The Doctor of Philosophy in Optical Sciences program prepares students for extraordinary careers and unlimited opportunities in a fast-changing, high-tech world. The program prepares graduates to serve as scientists or engineers in leadership positions in academia, research and industry. Graduates may work with other OSC Ph.D. alumni who have published scholarly books, headed scientific organizations, advised United States presidents and government agencies, contributed to NASA’s space program, devised lifesaving medical technology, directed national and international corporations, and founded successful companies.
Fall Semester Ph.D. Deadline
Domestic Students: January 15
International Students: January 15
A submitted online application with all supporting documents, including submitted letters of recommendation, should be completed by this deadline. Documents submitted after the date cannot be guaranteed review.
Minimum Eligibility Requirements
- Bachelor’s degree in optics, engineering, physics, mathematics, or a related field.
- Coursework must include four semesters of calculus including vector calculus and differential equations, and should include two or more semesters of calculus-based college physics including an electromagnetism course. A course in linear algebra is also recommended.
- 3.00 GPA
- International applicants: TOEFL 79, IELTS 7.0, or CESL Endorsement
Ph.D. admission is only offered for the fall term. Review of completed applications begins in mid-January after the submission deadline. Due to the high volume of applications, the process continues through mid-March, with initial acceptance letters sent in mid-February. Review is comprehensive, examining all elements of your application. We typically aim to admit about 35-40 new Ph.D. students each year.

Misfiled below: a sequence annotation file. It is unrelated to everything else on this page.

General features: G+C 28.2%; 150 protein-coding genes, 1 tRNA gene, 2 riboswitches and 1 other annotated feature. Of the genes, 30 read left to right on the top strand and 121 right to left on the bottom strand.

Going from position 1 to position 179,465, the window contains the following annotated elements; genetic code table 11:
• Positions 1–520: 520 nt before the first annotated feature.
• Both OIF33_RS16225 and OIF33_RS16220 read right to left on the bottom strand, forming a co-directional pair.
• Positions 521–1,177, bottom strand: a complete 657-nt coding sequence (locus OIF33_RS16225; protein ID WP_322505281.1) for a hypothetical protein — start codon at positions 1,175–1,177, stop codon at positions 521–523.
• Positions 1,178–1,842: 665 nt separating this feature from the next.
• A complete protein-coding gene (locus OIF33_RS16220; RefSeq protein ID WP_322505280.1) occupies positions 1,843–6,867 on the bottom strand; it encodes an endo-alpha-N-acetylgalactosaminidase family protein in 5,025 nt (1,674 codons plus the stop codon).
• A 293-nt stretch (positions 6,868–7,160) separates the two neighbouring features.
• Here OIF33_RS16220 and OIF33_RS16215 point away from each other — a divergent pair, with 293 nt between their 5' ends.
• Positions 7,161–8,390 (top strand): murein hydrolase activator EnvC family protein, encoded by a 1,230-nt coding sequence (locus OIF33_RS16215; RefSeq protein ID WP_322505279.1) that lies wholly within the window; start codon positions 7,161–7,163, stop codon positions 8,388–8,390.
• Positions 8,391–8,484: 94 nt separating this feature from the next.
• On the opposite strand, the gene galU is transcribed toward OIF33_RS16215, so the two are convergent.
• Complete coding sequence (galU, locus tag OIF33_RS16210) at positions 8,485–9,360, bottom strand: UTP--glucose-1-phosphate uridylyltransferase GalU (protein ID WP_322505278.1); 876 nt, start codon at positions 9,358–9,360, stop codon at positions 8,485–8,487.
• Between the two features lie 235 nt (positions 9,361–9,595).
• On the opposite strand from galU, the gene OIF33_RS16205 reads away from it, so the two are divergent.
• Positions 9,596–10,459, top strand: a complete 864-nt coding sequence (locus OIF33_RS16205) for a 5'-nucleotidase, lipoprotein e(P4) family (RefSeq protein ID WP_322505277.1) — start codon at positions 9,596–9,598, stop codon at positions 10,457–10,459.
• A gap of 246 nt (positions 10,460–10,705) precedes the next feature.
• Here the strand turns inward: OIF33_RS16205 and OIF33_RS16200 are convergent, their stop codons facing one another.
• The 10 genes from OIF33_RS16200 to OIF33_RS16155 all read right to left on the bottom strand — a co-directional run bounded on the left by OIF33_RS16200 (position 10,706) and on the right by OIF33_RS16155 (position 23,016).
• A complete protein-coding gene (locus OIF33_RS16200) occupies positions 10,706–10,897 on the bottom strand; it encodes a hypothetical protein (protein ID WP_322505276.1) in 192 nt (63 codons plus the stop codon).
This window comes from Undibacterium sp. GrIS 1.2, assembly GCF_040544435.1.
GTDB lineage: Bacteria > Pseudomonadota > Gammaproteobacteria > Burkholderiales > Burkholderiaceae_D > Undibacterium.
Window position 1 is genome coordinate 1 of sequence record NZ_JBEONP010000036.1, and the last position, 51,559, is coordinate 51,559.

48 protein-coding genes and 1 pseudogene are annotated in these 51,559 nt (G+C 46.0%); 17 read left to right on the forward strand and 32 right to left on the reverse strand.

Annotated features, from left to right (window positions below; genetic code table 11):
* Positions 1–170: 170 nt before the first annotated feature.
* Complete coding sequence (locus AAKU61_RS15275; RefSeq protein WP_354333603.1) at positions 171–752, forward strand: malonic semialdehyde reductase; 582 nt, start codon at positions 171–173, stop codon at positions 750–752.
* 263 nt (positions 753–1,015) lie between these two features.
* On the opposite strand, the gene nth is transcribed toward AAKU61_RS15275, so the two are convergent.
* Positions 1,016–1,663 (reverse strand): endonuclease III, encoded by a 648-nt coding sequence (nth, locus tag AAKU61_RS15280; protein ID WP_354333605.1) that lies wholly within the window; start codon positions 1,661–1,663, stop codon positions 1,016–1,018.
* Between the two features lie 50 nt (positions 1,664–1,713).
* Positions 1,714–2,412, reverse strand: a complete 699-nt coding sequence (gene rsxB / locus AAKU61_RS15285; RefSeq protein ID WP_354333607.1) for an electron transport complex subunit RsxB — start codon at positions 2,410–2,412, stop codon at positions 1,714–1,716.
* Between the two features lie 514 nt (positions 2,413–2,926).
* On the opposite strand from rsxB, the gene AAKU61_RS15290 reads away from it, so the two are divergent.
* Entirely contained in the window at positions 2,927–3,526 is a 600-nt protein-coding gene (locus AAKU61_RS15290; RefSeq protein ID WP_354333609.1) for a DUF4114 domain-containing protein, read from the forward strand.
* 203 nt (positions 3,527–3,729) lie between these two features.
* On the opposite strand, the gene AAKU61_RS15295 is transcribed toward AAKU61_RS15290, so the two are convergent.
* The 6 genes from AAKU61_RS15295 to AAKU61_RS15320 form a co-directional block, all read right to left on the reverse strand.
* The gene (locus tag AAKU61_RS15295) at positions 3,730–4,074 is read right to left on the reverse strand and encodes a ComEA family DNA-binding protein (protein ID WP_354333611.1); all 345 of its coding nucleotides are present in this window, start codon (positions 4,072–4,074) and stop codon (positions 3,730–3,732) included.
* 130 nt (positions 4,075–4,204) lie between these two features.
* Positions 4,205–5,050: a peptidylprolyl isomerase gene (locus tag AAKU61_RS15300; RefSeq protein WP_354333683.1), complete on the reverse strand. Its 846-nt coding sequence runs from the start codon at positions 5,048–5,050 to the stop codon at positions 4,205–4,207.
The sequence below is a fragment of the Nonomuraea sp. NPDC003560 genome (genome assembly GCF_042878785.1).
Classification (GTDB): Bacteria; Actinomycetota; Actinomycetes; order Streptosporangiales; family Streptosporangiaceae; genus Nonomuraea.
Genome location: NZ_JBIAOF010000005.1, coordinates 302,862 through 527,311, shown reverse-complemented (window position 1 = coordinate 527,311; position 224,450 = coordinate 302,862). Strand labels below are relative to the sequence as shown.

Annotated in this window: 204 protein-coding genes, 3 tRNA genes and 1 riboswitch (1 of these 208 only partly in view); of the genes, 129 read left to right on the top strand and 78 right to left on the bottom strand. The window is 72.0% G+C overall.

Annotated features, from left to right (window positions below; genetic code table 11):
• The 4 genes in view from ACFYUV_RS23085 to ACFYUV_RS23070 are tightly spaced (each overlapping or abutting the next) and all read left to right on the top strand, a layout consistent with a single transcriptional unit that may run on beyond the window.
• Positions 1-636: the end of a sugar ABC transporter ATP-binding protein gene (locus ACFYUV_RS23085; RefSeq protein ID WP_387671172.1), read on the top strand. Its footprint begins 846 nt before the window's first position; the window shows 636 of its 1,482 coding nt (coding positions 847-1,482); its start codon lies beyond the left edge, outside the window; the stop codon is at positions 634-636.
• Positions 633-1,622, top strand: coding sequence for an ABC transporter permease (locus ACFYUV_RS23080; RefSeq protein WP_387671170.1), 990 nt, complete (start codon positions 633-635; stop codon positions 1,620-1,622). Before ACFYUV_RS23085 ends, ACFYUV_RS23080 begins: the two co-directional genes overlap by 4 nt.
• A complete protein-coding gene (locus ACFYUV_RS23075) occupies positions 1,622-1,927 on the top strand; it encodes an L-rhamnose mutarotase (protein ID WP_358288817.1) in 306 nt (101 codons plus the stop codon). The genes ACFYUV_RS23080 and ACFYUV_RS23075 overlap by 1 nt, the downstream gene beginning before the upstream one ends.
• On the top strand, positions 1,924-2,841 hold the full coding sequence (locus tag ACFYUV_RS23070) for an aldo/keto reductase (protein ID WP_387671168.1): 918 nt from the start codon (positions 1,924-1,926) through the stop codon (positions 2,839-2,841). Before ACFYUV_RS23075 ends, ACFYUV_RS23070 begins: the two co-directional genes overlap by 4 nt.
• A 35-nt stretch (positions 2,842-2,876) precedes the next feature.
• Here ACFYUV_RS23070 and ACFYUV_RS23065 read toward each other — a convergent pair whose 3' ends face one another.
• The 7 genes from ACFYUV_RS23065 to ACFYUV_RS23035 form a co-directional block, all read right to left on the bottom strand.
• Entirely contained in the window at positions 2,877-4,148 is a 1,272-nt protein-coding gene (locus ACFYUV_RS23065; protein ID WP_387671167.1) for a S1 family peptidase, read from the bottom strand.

Applications to the Ph.D. Program
Complete the University of Arizona Graduate College admission application online. There is no separate application for the College of Optical Sciences.
- Optical Sciences does not offer application fee waivers except for Optical Sciences Winter School alumni.
- If you are interested in being considered for the M.S. program if not selected for the Ph.D., indicate “yes” on the relevant Supplemental Question on the application.
- Upload PDF scans of institute-issued transcripts or diplomas to the online application. All submissions must be in English. Please note that these uploads are not considered your official transcript.
- Official transcripts are required only if admitted. Information on what is considered an official transcript can be found here.